NOTE: The following is an excerpt from TeleVox’s Healthy World report, “Discussing Diabetes: The Essential Conversation That Could Change the Health of the Nation”, which examines the idea of technology-enabled between-visit engagement to help patients with the prevention and management of diabetes. Download it HERE!
One of the biggest challenges of diabetes is that for many patients it is the first step of a painful journey into poor overall health. As medical professionals are all too aware, people with diabetes tend to have a higher incidence of stroke, high blood pressure and other chronic or potentially life-threatening conditions.
Discussing Diabetes found that many patients who have been diagnosed with diabetes also suffer from these conditions at a much higher rate than the population in general. For example:
- 59 percent of diabetes patients also suffer with hypertension compared to 27 percent of the general population.
- 20 percent have suffered heart disease, compared to seven percent of the general population.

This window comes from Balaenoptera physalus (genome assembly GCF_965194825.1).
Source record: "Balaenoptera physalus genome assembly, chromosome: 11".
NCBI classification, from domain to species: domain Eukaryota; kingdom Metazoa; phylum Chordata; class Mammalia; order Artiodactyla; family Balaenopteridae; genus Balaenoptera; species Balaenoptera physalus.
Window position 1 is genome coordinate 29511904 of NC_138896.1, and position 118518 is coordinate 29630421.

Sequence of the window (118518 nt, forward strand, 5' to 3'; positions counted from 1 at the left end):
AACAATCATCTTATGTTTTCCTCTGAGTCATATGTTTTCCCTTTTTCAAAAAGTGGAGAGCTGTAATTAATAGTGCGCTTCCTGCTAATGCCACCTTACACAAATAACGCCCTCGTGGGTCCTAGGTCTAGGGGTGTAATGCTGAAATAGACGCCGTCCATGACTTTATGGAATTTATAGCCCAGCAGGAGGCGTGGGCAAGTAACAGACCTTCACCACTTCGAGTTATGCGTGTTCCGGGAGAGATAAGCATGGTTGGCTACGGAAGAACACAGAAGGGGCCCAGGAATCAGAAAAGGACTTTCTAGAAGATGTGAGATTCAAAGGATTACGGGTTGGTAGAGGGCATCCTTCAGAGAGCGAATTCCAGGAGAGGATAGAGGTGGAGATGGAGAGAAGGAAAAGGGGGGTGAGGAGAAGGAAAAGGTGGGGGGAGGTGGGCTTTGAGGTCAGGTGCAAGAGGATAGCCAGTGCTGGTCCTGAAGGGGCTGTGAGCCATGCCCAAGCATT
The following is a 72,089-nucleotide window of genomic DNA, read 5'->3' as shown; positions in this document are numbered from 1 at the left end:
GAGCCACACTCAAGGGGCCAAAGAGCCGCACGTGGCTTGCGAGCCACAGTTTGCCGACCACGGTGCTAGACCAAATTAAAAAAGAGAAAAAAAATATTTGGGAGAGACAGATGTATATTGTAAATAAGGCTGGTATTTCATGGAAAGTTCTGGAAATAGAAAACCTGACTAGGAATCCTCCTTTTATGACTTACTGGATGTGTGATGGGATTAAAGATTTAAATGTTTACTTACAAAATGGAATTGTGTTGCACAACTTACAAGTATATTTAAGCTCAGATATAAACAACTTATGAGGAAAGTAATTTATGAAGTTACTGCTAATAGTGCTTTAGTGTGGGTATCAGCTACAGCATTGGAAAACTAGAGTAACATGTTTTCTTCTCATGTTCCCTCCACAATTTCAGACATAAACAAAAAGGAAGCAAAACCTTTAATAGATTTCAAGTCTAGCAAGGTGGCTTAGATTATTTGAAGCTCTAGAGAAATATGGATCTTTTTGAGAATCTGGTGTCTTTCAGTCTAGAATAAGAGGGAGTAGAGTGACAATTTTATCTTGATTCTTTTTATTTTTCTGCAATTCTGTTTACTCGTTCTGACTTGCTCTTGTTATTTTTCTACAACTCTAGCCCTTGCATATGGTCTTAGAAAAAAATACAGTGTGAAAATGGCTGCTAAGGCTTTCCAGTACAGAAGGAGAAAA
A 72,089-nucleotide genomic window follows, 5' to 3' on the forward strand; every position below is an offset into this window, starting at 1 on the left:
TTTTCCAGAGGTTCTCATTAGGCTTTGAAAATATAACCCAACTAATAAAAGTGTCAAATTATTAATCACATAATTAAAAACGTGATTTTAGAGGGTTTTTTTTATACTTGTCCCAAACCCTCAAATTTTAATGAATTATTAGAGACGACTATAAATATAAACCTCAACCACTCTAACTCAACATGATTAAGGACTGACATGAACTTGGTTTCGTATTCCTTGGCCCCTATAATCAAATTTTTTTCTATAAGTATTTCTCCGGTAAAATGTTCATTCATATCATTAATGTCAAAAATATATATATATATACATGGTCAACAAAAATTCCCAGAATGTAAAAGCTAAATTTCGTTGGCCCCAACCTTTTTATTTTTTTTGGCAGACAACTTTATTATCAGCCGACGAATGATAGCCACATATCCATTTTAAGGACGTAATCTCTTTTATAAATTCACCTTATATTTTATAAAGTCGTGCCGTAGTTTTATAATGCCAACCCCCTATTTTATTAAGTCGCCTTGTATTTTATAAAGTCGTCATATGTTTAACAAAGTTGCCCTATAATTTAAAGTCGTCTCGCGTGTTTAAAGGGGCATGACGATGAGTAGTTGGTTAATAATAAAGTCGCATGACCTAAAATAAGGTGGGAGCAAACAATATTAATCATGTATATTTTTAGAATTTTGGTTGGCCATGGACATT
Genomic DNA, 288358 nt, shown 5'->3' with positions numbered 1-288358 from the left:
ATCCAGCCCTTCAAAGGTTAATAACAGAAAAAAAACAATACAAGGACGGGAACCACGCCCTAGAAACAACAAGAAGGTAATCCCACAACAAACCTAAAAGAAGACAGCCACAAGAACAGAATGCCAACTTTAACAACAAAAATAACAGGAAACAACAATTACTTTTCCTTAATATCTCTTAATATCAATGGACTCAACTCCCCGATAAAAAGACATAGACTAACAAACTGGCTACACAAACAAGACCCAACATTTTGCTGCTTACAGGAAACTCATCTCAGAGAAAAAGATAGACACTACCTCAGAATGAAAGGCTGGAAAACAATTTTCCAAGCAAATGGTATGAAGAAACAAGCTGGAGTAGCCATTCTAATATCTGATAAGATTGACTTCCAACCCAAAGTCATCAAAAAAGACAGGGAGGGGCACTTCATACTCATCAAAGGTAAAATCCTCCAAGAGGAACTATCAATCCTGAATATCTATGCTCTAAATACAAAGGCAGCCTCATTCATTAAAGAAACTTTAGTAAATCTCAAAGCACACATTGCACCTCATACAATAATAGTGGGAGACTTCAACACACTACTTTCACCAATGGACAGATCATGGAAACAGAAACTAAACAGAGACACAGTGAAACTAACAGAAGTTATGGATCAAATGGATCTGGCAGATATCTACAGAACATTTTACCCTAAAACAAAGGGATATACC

- 14 percent have suffered chronic respiratory diseases, compared to only nine percent of the general population.
- 17 percent have also had osteoarthritis, compared to 11 percent of people without diabetes.
- 17 percent have also been diagnosed with cancer, compared to the average of seven percent across the survey.
In addition, 20 percent of diabetes patients have also suffered gallstones or gallbladder disease, 13 percent had gout, and seven percent had suffered a stroke — in each case more than double the national average.
Diabetes and Medical Services
This picture of multiple chronic conditions inevitably has an impact on the provision of medical services.
Between 2009 and 2012, 71 percent of adults with diabetes had high blood pressure or used prescription medications to lower high blood pressure. In the same period, 65 percent had blood cholesterol greater than or equal to 100 mg/dl or used cholesterol-lowering medications.
In 2011, approximately 282,000 emergency room visits by adults had hypoglycemia as the first-listed diagnosis and diabetes as another diagnosis.
In 2010, hospitalization rates for heart attacks were 1.8 times higher among adults with diagnosed diabetes than among adults without the disease. Hospitalization rates for stroke were also 1.5 times higher among adults with diagnosed diabetes.
The diabetes epidemic means that medical professionals have to prescribe more pharmaceuticals, patients have to manage complex drug regimens, and hospitals and emergency rooms have to deal with multiple interacting conditions on admitted patients. Clearly, managing and treating diabetes is far from straightforward for everyone concerned.